You will have to pay the market value of the property, excluding any value resulting from your own improvements such as kitchen or bathroom upgrades or your own central heating system, less the discount you are entitled to.
If you disagree with the valuation assessment of your home you have a right of appeal to the District Valuer who operates independently of us (the council).
If you are applying to purchase your home under the right to buy scheme you are entitled to a discount which is based on the length of your qualifying period. The discount allowed is subject to scheme rules that state:
The percentages quoted above are only applicable if the discount does not exceeding the maximum discount allowance in Welwyn Hatfield, which is currently £78,600.
In some cases your discount may be reduced if you have previously purchased a public sector property with a discount, or because of the "cost floor rule". The cost floor rule applies to properties built or acquired before 2 April 2012 and states that we (the council) cannot sell the property to you for less than has been spent in last 10 to 11 years on building, buying, maintaining, repairing or improving it.
For a property built or acquired on or after 2 April 2012, the cost floor rule states that that we cannot sell the property to you for less than we have spent in last 15-16 years on building, buying, maintaining, repairing or improving it.
We will not charge you for processing your application or providing a valuation, however you will have to pay the fees of any agents, brokers or solicitors acting on your behalf. You will also have to pay for any private surveys or valuations that you or your advisors arrange to help you obtain a mortgage, or to help you decide whether or not to buy.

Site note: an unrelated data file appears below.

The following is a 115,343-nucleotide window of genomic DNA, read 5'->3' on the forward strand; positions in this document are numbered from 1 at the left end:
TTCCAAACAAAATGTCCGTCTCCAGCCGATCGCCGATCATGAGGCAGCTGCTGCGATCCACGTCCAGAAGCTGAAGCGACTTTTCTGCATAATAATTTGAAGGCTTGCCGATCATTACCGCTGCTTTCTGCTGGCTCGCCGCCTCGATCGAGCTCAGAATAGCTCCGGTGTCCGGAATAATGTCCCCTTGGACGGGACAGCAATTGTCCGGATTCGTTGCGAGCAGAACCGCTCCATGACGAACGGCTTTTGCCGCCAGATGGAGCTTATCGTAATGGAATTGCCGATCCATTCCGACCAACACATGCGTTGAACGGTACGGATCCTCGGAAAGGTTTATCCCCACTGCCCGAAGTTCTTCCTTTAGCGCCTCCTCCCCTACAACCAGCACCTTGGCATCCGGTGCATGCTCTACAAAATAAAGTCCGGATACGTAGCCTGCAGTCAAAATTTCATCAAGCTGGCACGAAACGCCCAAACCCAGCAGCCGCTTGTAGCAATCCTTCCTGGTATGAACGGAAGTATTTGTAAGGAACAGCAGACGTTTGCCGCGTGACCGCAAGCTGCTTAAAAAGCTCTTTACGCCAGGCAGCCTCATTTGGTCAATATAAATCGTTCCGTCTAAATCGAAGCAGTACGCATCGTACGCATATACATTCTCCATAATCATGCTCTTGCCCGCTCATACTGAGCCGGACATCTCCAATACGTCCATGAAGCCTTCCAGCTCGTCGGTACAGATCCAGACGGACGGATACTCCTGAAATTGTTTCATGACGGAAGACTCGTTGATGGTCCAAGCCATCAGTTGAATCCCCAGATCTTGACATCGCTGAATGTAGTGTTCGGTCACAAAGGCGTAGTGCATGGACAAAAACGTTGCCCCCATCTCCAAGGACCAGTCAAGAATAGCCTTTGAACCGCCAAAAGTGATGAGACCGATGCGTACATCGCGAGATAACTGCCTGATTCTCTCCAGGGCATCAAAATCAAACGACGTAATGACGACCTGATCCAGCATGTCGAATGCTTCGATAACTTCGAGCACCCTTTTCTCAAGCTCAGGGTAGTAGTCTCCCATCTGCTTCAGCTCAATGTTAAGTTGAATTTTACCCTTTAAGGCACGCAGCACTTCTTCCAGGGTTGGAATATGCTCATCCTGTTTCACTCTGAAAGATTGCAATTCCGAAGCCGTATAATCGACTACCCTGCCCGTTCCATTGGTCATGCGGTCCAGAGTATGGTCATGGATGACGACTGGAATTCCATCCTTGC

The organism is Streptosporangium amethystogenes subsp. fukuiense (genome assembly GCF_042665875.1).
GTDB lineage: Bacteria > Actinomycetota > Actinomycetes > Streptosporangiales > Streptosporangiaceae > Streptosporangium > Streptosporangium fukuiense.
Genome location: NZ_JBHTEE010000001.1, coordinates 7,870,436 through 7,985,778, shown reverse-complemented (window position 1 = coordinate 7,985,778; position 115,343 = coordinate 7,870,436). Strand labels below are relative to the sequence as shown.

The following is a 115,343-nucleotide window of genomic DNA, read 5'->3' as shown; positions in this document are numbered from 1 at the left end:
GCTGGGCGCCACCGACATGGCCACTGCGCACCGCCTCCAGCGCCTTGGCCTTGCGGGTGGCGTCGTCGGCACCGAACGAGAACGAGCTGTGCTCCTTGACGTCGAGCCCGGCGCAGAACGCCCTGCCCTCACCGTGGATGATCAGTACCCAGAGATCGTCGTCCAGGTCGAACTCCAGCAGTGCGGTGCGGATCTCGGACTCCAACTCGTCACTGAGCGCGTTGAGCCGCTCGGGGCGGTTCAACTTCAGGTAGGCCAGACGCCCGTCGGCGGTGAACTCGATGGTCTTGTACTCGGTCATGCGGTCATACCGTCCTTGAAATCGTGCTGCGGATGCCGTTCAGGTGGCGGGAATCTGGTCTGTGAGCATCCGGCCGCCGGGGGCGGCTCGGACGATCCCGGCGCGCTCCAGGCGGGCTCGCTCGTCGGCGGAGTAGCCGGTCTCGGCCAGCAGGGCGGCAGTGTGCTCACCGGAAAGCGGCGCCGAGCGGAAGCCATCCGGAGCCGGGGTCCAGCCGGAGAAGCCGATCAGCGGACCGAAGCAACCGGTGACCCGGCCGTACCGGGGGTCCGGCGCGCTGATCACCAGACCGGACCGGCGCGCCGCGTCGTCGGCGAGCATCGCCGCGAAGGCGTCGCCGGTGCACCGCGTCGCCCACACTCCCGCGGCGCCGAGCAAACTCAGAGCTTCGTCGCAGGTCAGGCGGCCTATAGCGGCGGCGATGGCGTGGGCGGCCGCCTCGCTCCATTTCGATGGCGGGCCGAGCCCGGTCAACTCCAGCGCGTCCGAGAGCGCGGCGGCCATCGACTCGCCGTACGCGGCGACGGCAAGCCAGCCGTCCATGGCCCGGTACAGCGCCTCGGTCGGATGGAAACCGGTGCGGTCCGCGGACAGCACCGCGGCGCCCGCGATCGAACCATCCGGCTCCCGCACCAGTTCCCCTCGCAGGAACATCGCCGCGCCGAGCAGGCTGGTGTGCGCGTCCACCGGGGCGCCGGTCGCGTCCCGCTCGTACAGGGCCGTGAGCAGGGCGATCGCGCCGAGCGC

Your purchase will have to be registered with H.M. Land Registry, and a fee is also charged for that. Stamp Duty will be payable on your purchase according to the Inland Revenue's current rules for buying properties.
Like any homeowner you can expect to have to pay bills for council tax, water, sewerage, gas, electricity or other utility services. You will need to pay your mortgage, if you have one. You should bear in mind that depending on the terms of your mortgage, the payments required from you could go up.
There is a serious risk of your home being repossessed by your lenders if regular mortgage payments are not made; this will be set out in your agreement with your lender.
You should carefully consider to have:
This covers the cost of rebuilding your home in the event of destruction by fire or other hazard. In the case of leaseholders of flats and maisonettes, we may recharge some insurance costs to you through service charges, but you should still consider what additional insurance you might need to cover your own liabilities
Life assurance pays off your mortgage if you die prematurely, so that your family is not left with the mortgage debt
This covers your mortgage repayments if you lose your income though unemployment or ill health.
Some or all of the products above may be required by your lenders.
It is advisable to allow for the expenses of keeping your property maintained and in good repair. These will include window frames, wiring, plumbing, heating equipment, gutters and rainwater pipes. It is likely these will all require some attention or renewal during the properties life span. The exterior of your property may require redecoration, and major works such as roofing repairs and other structural works may be necessary, which can be very expensive.
If you buy a flat or maisonette, you will become a leaseholder and we, as your landlord, will be responsible for the structure and exterior of the property. Our expenses in maintaining, repairing and improving the structure and exterior will be passed on to you though your leaseholder service charges.
Leaseholders should therefore expect to pay regular service charges, and from time to time there may be charges for major works and can be expensive.